Ordinary, carrion eating, ravens. It’s a bit like protecting rats by royal decree! Why on earth did Charles the Second do it? The answer is that he probably didn’t. No such decree exists. Hmm. But a belief in it does. That played together with thoughts about the Tower itself (that roof top, that Robinson home, that centre of power full of crown jewels and the Mint and soldiers), the plague trapping and horribly killing so many people within London’s city walls, the Great Fire that destroyed such a swathe of that city, the wars being fought against the Dutch and French at that time, the sound of sea battles clearly heard within London ….and the importance of a raven. Hmm. I couldn’t resist reading John Evelyn and biographies of Charles the Second, a history of the Fire, and more, including, of course, just a bit more and just a bit more of Pepys’ Diary. The fact that each entry is short makes his Dairy so irresistibly just-one-moreish, like sweets!
And one day I was rewarded with that ‘Hello’ moment that many will recognise; when you know that you’ve met the person who will live and shape your story. My boy is another real boy in Pepys’s Diary, and I knew at once he was a boy to live an adventure that would join those teasing historical dots, and make sense of that myth about the ravens at the Tower. Pepys mentions him in connection with another of his visits to the Tower, this time to dine with the Robinsons –
‘No discourse at table to any purpose, only after dinner my Lady would needs see a boy which was represented to her to be an innocent country boy brought up to towne a day or two ago, and left here to the wide world, and he losing his way fell into the Tower, which my Lady believes, and takes pity on him, and will keep him; but though a little boy and but young, yet he tells his tale so readily and answers all questions so wittily, that for certain he is an arch rogue, and bred in this towne; but my Lady will not believe it, but ordered victuals to be given him, and I think will keep him as a footboy for their eldest son.’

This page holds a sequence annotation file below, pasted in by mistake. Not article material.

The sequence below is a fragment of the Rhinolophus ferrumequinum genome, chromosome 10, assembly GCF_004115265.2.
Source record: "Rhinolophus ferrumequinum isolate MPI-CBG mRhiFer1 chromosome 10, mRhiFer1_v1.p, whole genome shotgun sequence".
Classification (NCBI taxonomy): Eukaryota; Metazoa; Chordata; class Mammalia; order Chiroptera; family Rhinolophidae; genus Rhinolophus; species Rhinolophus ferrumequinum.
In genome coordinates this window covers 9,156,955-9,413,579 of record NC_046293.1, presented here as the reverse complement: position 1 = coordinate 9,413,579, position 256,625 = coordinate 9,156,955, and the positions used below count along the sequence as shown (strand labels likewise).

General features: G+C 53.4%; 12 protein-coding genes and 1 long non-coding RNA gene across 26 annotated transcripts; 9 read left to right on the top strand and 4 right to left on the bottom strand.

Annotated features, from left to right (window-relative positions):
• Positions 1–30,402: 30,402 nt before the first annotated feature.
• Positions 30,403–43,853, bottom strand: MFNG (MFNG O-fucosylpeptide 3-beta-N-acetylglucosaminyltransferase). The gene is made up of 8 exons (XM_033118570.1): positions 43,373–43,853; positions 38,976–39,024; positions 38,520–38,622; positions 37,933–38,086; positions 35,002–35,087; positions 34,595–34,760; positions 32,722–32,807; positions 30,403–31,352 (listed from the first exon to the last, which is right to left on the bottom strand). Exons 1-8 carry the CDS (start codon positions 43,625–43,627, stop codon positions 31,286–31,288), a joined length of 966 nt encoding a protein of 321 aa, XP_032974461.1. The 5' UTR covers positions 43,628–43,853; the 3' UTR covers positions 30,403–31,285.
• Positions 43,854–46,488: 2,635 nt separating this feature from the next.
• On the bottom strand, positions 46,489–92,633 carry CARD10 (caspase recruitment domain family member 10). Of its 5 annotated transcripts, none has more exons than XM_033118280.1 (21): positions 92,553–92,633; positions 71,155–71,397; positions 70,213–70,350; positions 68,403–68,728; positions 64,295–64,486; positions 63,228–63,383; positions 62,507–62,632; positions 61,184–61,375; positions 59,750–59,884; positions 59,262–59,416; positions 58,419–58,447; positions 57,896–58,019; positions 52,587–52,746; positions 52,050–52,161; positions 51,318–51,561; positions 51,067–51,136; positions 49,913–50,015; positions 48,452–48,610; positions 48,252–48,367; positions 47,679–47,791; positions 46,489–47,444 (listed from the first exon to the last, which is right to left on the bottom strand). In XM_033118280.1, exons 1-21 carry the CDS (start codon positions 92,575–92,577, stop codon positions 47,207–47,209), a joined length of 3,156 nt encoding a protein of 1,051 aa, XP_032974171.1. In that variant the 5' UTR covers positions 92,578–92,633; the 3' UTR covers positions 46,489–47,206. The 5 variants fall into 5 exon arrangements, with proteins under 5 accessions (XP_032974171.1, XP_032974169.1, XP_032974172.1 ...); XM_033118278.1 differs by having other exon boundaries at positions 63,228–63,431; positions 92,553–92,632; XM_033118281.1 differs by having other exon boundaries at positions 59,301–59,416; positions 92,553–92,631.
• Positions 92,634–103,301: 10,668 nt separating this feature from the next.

Who was the boy? I’m with Pepys in that I don’t for a moment believe anybody could lose their way and just wander by mistake through those fortifications and into the Tower. He was there on purpose. But what was that purpose? Aha, I know, I thought. This boy wants to kill the King! Why? How? When? And how does a raven come into all this? Read the story and see!
Pippa Goodhart’s Raven Boy is published by Catnip. ISBN: 978 1846470257
Visit Pippa’s website: www.pippagoodhart.co.uk
I love this post, Pippa - 'joining the dots' is exactly what it feels like.
Do you find there's almost a 'detective element' in it sometimes, as if we're not 'making it up' but uncovering a story that was already there and simply waiting for someone to find and tell it?
Either way, I think I'll have to read 'Raven Boy'!
I agree, joining the dots - or searching for missing pieces of a jigsaw - is exactly what it feels like. What I think is strange, though, is the process by which we recognise that a particular detail fits the narrative. You call it an 'hello' moment. And you know that it's worked when, subsequently, you can't imagine the story being any other way. I remember a television producer once saying to me (while rejecting draft one) "We don't know we want but we'll know it when we see it." Harsh but true...
Nice post thanks for sharing..